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Clinton Embraces Former Colleagues

Secretary of State Hillary Rodham Clinton has been spending a lot of time with her one-time colleagues lately, mounting a charm offensive on Capitol Hill nearly unprecedented for an administration’s top diplomat.

Just last week, the former New York Senator hosted that chamber’s 17 women for a private dinner at the State Department, delivered a briefing on Afghanistan before the Democratic Policy Committee, met with Senate Majority Leader Harry Reid (D-Nev.) and attended a dinner with House Majority Leader Steny Hoyer (D-Md.) and other Members to discuss the Obama administration’s strategy for Sudan.

The former New York Senator even made a brief appearance on the floor to congratulate Sen. Daniel Inouye (D-Hawaii) — a longtime friend who supported her unsuccessful presidential bid — for becoming the third-longest-serving Senator.

“I think she maintains a lot of these relationships because they were already there and they can be useful,— Sen. John McCain (R-Ariz.) said. “You never know when you might need someone.—

[IMGCAP(1)]Clinton worked closely with Foreign Relations Chairman John Kerry (D-Mass.) during his recent trip to Afghanistan. While Kerry won high marks for persuading Afghan President Hamid Karzai to accept a runoff election, Clinton worked behind the scenes to convince Members of both parties to withhold any criticism of Kerry’s efforts on a sensitive foreign policy issue.

The teamwork “was very effective,— said Rep. Jane Harman (D-Calif.), a Clinton ally who also supported her presidential campaign. “It was a huge deal and it helps everyone. It makes the pick of Hillary look like a brilliant stroke, which I think it was.—

President Barack Obama defeated Clinton for the Democratic presidential nomination in June 2008, after a nearly two-year horse race. Obama named Clinton secretary of State in December, less than a month after he defeated McCain for the presidency.

Asked whether Clinton’s outreach on the Hill will help her gain leverage within the administration, Harman said: “Sure, but I don’t think she’s the lone ranger. She moves carefully, and I think she wants to promote things the Obama administration wants promoted.—

Clinton’s Hill ties haven’t always been so strong. During the presidential contest, many Democratic lawmakers took issue with how her campaign was being run. Some grumbled her top aides tried to bully them into offering up endorsements even as several other Democratic Senators were in the hunt. In June, when Clinton exited the race, she had won 97 endorsements to Obama’s 161.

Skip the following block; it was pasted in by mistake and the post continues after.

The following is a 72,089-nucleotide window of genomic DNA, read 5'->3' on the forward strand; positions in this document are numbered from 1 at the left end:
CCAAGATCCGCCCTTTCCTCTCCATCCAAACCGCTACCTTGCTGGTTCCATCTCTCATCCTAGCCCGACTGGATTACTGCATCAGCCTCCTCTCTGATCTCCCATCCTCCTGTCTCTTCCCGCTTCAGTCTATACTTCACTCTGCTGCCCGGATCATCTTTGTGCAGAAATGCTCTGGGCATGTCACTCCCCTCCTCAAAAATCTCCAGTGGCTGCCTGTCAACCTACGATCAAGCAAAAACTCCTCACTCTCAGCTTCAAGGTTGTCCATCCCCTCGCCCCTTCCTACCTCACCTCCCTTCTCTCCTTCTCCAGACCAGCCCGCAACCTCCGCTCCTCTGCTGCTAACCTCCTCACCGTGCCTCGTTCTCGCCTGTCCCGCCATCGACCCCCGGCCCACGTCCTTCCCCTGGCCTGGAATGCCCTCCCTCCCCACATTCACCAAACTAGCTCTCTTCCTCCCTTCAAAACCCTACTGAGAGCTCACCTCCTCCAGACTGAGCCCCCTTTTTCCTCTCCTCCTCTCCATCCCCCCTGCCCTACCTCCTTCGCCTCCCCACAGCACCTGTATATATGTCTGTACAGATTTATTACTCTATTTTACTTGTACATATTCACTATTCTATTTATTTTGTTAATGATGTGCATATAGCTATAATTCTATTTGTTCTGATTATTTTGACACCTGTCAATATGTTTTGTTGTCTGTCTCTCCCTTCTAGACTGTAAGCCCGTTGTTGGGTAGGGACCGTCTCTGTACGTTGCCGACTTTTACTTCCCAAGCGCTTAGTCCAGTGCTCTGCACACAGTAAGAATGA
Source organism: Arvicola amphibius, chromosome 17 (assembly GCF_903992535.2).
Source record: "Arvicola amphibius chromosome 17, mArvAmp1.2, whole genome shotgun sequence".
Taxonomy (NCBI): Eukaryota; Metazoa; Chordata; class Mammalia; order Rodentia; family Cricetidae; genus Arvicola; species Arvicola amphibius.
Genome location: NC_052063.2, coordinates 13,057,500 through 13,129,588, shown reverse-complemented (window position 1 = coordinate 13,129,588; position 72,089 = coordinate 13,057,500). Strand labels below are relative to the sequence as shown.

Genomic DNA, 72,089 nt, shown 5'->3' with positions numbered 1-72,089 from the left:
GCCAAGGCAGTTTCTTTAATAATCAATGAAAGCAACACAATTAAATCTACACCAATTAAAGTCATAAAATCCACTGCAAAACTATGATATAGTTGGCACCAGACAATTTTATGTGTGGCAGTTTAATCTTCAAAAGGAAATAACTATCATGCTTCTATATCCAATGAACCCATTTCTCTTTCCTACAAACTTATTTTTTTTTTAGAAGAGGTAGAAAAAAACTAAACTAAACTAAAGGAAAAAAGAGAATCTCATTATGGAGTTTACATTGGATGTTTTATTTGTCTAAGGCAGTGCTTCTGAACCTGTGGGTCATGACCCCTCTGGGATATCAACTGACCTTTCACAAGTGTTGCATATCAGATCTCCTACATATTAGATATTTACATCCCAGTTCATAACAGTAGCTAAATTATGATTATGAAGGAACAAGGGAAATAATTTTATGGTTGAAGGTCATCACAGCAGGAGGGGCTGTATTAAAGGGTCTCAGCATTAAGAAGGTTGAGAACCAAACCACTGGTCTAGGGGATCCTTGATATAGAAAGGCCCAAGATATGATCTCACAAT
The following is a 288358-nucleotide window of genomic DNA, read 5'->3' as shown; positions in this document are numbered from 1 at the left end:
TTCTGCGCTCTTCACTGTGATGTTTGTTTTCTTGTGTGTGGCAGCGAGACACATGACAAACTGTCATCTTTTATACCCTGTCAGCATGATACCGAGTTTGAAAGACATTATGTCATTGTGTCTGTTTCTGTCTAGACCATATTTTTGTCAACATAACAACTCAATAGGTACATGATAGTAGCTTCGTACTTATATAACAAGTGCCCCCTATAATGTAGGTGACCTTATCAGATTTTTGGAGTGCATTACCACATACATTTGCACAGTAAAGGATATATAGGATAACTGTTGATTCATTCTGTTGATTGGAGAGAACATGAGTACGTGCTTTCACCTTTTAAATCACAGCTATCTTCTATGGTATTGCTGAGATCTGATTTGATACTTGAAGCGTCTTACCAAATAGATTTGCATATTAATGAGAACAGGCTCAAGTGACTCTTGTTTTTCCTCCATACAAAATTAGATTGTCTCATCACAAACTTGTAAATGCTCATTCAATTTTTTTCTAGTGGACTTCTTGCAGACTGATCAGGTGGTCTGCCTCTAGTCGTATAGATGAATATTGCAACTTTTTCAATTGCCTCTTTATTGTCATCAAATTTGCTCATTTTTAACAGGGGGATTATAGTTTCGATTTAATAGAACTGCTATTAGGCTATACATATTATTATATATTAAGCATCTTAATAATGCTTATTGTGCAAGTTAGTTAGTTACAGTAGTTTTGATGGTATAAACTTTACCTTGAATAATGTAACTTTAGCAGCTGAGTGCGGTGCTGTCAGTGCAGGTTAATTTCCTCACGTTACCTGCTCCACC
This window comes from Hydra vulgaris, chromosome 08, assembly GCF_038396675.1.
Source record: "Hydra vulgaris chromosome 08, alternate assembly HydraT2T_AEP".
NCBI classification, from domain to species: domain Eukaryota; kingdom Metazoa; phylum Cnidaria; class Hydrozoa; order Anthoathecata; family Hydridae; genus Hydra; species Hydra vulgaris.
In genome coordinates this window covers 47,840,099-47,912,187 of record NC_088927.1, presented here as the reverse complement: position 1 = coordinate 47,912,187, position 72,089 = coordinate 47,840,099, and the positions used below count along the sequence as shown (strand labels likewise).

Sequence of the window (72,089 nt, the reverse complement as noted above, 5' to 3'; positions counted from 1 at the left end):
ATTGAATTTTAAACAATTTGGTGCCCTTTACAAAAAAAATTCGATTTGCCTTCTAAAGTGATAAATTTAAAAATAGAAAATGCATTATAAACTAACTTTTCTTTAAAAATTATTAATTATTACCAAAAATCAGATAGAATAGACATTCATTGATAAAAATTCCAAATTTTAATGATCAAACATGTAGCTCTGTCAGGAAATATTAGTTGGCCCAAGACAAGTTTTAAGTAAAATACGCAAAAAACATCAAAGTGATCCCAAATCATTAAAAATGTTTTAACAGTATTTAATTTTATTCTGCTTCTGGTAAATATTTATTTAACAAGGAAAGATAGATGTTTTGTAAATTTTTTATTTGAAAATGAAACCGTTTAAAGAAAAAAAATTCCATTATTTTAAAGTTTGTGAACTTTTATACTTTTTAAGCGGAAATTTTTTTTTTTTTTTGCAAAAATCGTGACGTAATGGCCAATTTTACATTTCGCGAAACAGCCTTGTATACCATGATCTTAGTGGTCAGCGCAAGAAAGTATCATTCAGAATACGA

Members and aides, who all noted Clinton’s knack for the personal touch, say her ties with Members have never been stronger, and they expect her regular appearances to continue as Obama prepares to unveil his strategy for Afghanistan. Clinton is likely to need all the Member support she can muster, particularly if Obama decides to deploy more troops to the region, a move many liberals oppose.

“At some point, she may need to expend some of that good will when it’s time to make a tough call,— a former Clinton aide said. “It’s smart of her to be interacting with people on the Hill and beyond, given the domestic fallout that could take place.—

Clinton served on the Armed Services Committee during her time in the Senate from 2001 to 2009 and is familiar with the Congressional battle lines over foreign policy.

Additionally, she may be looking to avoid the same kind of criticism former Secretary of State Condoleezza Rice faced during President George W. Bush’s tenure, when Democrats and even some Republicans complained about being shut out of foreign policy discussions.

“She really makes a special effort to reach out to us, which we appreciate,— Sen. Mary Landrieu (D-La.) said. “Secretary Clinton is a child of the Hill. She understands the ups and downs, the challenges. It gives her an advantage.—

Although Clinton has publicly dismissed another White House bid, her relationships with lawmakers could prove handy if she were to change her mind. And they could also prove helpful for a secretary of State looking to increase her influence and advance a controversial foreign policy agenda.

“In some respects she’s damned if she does and damned if she doesn’t,— the former aide said. “If she weren’t spending time on the Hill, people would say she’s operating outside Congressional oversight. On the other hand, if she goes to interact with Congress, people ascribe some sort of Machiavellian motive to her actions.—

While her political ambitions may be on hold for now, Clinton — who reinvented herself from first lady to rising Senate star to presidential hopeful — is likely to have plenty of options for the future. “The job allows you to rebuild a new public image for yourself and given the roller coaster that she’s experienced during her years in public life, this could be a great final chapter in terms of cementing a legacy that based on her strength,— the former aide said.

Still, the source added, “Whenever anybody mentions the name Hillary Clinton, there are any number of scenarios that people are going to speculate about.—